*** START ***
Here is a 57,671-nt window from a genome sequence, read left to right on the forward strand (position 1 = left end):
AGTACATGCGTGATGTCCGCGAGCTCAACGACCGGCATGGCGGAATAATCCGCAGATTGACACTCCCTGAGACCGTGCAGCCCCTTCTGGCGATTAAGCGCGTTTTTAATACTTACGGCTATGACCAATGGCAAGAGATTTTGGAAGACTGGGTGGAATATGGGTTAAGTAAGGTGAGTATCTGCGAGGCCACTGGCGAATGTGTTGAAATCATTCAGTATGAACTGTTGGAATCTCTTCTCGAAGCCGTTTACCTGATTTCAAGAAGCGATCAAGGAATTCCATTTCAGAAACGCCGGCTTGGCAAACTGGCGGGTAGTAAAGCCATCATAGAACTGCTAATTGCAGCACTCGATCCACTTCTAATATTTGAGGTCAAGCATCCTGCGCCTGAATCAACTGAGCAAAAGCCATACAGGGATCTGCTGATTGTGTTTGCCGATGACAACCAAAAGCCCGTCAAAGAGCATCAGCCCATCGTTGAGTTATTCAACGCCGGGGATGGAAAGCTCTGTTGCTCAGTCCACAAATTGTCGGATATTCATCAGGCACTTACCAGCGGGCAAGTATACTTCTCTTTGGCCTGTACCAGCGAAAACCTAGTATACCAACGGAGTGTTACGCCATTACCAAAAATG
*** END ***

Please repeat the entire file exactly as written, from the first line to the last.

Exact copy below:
Here is a 57,671-nt window from a genome sequence, read left to right on the forward strand (position 1 = left end):
AGTACATGCGTGATGTCCGCGAGCTCAACGACCGGCATGGCGGAATAATCCGCAGATTGACACTCCCTGAGACCGTGCAGCCCCTTCTGGCGATTAAGCGCGTTTTTAATACTTACGGCTATGACCAATGGCAAGAGATTTTGGAAGACTGGGTGGAATATGGGTTAAGTAAGGTGAGTATCTGCGAGGCCACTGGCGAATGTGTTGAAATCATTCAGTATGAACTGTTGGAATCTCTTCTCGAAGCCGTTTACCTGATTTCAAGAAGCGATCAAGGAATTCCATTTCAGAAACGCCGGCTTGGCAAACTGGCGGGTAGTAAAGCCATCATAGAACTGCTAATTGCAGCACTCGATCCACTTCTAATATTTGAGGTCAAGCATCCTGCGCCTGAATCAACTGAGCAAAAGCCATACAGGGATCTGCTGATTGTGTTTGCCGATGACAACCAAAAGCCCGTCAAAGAGCATCAGCCCATCGTTGAGTTATTCAACGCCGGGGATGGAAAGCTCTGTTGCTCAGTCCACAAATTGTCGGATATTCATCAGGCACTTACCAGCGGGCAAGTATACTTCTCTTTGGCCTGTACCAGCGAAAACCTAGTATACCAACGGAGTGTTACGCCATTACCAAAAATG